Poor Helen, she was widowed indeed, and it needed not the badge of mourning to tell how terribly she was bereaved. But the badge was there, too, for in spite of the hope which said “he is not dead,” Mrs. Banker yielded to Helen’s importunities, and clothed herself and daughter-in-law in the habiliments of woe, still waiting, still watching, still listening for the step she should recognize so quickly, still looking down the street; but looking, alas! in vain. The winter passed away. Captive after captive came home, heart after heart was cheered by the returning loved one, but for the inmates of No. —— the heavy cloud grew blacker, for the empty chair by the hearth remained unoccupied, and the aching hearts uncheered. Mark Ray did not come back.
THE DAY OF THE WEDDING.
Those first warm days of March, 1865, when spring and summer seemed to kiss each other and join hands for a brief space of time, how balmy, how still, how pleasant they were, and how bright the farmhouse looked, where preparations for Katy’s second bridal were going rapidly forward. Aunt Betsy, as chief directress, was in her element, for now had come the reality of the vision she had seen so long, of house turned upside down in one grand onslaught of suds and sand, then righted again by magic power, and smelling very sweet and clean from its recent ablutions—of turkeys dying in the barn, of chickens in the shed, of ovens heating in the kitchen, of loaves of frosted cake, with cards and cards of snowy biscuit piled upon the pantry shelf—of jellies, tarts and chicken salad—of home-made wine and home-brewed beer, with tea and coffee, portioned out and ready for the pots, the latter mixed with fresh-laid eggs, and smelling strongly of old Java, and the former as fragrant as two and one-half dollars per pound could buy.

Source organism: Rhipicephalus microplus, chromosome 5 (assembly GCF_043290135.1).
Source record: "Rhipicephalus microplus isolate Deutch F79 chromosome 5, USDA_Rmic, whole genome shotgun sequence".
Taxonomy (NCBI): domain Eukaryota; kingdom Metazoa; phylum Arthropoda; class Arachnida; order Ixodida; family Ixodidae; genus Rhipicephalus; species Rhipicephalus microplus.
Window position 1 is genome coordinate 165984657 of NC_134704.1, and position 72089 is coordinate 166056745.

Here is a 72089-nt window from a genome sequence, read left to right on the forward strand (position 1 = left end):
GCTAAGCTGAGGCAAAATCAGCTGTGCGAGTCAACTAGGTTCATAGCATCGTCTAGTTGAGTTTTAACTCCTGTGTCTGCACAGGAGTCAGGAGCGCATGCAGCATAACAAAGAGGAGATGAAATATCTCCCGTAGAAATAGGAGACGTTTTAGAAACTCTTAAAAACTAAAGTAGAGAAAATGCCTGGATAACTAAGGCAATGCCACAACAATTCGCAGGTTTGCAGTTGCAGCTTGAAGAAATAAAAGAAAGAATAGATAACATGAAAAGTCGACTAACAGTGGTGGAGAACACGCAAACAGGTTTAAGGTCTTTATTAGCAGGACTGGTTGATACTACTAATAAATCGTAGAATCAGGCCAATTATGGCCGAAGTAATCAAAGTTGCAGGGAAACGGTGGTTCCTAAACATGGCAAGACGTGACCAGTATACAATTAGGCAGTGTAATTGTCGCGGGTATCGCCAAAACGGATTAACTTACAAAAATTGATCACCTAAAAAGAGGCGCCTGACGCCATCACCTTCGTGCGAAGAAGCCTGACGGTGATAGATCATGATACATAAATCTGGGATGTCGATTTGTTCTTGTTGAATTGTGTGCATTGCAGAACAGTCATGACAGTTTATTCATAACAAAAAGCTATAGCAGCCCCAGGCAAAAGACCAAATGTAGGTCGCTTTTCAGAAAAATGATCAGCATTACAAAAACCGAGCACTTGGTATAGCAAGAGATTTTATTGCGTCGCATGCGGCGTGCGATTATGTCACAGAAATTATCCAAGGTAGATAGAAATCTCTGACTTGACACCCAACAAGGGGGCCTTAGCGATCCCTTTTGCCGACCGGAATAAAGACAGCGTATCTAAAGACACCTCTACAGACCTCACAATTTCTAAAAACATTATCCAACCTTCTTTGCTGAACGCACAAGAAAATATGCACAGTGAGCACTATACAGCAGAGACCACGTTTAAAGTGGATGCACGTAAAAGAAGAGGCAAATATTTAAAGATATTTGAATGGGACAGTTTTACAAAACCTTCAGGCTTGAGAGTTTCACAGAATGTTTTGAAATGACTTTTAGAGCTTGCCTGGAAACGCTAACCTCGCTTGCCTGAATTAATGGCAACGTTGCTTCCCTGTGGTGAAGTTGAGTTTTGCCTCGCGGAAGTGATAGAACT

Aunt Betsy was very happy, for this, the brightest, balmiest day of all, was Katy’s wedding day, and in the dining-room the table was already set with the new chinaware and silver, a joint Christmas gift from Helen and Katy to their good Aunt Hannah, as real mistress of the house.
“Not plated-ware, but the gen-oo-ine article,” Aunt Betsy had explained at least twenty times to those who came to see the silver, and she handled it proudly now as she took it from the flannel bags where Mrs. Deacon Bannister said it must be kept, and placed it on a side table.
The coffee-urn was Katy’s, so was the teakettle and the massive pitcher, but the rest was “ours,” Aunt Betsy complacently reflected as she contemplated the glittering array, end then hurried off to see what was burning on the stove, or “spell” Uncle Ephraim, working industriously at the ice-cream, out on the back stoop, stumbling over Morris as she went, and telling him he had come too soon—it was not fittin’ for him to be there under foot until he was wanted.
Morris probably thought he was wanted, by one member of the family at least, and without replying directly to Aunt Betsy, he knocked with a vast amount of assurance at a side door, which opened directly, and Katy’s glowing face looked out, and Katy’s voice was heard, not telling him he was not wanted, but saying, joyfully: